“Yes, that’s right.” I nod, earnestly wanting to be a part of the charades.

“Good, good. You know Chinese medicine?”

“I know you stick needles in people,” I make a piercing movement and it makes him laugh. He then demonstrates, reassuringly in a far more delicate fashion. “That’s much better,” I say feeling reassured, “and herbs.” I point to a picture of some root that looks a bit like a man.

He looks as well. “Herbs, yes. Ginseng, good for man and sex.”  He again makes the sign of holding a penis, the size of which would have facilitated ginseng’s extinction centuries ago.

“You know chi? Tai Chi?” He makes a slow martial art move and I recall my extensive Karate Kid movie experience. I nod. I actually did study some Tai Chi in London. He smiles and points at the picture of the human body. “Chi flow through body … like blood … no chi, dead. Slow chi, not good, too much chi, no good. Understand?”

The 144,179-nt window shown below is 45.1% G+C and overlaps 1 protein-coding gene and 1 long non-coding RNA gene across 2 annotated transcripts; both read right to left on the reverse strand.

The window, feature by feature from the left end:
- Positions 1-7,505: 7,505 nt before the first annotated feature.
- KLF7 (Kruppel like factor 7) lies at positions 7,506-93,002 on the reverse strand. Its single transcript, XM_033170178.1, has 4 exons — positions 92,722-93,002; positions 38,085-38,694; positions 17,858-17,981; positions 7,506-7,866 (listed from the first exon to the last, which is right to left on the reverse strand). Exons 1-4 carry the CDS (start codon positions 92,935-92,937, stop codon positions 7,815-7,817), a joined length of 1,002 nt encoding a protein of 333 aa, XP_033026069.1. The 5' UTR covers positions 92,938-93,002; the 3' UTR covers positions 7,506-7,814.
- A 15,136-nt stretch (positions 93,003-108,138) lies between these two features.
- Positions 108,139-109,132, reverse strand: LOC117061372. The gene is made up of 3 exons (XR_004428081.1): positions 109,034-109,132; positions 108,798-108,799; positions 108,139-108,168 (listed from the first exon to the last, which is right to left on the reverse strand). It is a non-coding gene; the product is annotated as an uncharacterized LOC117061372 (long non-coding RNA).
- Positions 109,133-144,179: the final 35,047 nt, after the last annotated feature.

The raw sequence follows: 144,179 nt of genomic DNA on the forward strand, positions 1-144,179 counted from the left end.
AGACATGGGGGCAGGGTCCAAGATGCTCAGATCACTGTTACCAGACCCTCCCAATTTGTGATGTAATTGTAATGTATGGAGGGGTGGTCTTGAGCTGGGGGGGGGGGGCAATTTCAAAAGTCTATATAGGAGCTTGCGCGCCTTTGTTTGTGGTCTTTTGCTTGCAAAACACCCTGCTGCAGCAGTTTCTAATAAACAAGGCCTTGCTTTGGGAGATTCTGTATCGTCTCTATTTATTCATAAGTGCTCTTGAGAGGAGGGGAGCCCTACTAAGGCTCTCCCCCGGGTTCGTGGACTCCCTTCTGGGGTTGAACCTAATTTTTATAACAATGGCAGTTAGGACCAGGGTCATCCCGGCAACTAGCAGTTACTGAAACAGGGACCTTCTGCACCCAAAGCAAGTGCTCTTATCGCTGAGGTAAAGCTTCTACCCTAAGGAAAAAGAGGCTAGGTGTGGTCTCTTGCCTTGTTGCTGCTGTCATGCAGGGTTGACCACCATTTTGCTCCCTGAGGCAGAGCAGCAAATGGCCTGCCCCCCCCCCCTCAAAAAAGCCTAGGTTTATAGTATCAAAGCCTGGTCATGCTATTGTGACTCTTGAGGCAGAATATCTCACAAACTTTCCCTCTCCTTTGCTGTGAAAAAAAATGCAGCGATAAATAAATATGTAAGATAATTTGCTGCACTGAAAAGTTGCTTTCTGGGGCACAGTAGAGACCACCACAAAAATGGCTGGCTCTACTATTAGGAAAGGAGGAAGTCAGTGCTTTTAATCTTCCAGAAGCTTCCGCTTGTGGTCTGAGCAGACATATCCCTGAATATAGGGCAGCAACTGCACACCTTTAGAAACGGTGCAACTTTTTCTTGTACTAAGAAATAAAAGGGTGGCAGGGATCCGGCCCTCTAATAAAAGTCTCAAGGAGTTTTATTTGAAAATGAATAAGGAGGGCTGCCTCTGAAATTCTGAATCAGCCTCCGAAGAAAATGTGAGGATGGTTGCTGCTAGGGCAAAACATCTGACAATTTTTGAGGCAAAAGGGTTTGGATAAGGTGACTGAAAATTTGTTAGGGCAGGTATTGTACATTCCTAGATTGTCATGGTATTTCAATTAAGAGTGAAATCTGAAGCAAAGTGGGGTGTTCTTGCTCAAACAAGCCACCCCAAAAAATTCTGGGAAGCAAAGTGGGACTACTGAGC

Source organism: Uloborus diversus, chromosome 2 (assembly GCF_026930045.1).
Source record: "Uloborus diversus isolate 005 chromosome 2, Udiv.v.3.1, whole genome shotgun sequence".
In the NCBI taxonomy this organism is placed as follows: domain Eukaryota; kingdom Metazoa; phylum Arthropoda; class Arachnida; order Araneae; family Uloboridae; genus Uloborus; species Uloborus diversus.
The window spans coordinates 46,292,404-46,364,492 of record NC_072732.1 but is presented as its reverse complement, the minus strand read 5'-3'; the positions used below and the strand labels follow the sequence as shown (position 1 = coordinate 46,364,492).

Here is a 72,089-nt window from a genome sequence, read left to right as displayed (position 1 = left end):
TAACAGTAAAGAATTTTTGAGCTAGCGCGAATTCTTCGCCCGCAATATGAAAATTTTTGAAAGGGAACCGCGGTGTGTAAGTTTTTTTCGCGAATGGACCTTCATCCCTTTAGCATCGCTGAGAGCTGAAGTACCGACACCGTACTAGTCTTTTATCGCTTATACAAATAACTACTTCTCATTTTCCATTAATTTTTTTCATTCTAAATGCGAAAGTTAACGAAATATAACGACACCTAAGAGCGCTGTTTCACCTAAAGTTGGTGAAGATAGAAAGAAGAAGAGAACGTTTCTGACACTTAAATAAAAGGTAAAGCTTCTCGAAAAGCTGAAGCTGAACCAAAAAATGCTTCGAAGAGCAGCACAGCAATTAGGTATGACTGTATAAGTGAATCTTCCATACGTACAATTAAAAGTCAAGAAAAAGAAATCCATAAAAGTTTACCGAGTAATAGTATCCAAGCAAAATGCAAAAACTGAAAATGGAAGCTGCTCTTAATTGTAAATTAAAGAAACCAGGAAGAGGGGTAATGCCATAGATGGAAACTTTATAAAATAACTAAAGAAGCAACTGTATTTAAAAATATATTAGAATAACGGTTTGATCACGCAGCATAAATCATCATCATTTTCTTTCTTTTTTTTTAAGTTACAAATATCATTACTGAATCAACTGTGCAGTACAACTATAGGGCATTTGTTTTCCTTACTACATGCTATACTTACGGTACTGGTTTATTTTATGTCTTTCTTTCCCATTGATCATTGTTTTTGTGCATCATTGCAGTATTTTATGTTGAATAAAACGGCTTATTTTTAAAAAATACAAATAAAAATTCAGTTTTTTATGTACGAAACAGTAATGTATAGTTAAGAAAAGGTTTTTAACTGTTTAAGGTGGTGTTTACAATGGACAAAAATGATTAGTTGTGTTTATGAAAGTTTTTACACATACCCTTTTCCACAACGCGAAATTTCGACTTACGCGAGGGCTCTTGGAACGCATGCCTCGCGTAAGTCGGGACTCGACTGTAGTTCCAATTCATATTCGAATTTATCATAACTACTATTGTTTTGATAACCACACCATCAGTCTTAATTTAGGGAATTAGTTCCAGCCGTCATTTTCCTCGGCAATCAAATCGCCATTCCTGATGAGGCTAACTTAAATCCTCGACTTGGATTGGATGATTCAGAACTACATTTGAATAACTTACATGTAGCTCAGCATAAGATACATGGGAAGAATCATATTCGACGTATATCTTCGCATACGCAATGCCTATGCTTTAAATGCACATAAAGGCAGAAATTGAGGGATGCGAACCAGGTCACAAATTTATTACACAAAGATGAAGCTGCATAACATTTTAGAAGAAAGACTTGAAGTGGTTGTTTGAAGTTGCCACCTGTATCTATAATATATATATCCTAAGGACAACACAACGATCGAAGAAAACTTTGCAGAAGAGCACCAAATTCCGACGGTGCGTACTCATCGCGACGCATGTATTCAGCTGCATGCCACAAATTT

“Sure.”

“Now, you do up-chi, up-chi. Chi come up, understand?”

He bursts out laughing and his whole body shakes. “I make joke. Up-chi, up chi. Only joke I make in English. Make to every patient. Up-chi!”

He laughs. So do I. This guy is about to stick needles in my body, I will laugh at his jokes.

He makes me take off my shirt and trousers and lie on the massage table. I brace myself for the piercing. After seeing Marathon Man at a tender age I have harbored a deep fear of dentists and the dentists, for their part, always seemed willing to play the part. Why do they feel obligated to say: “this isn’t going to hurt now,” about five seconds before you scream?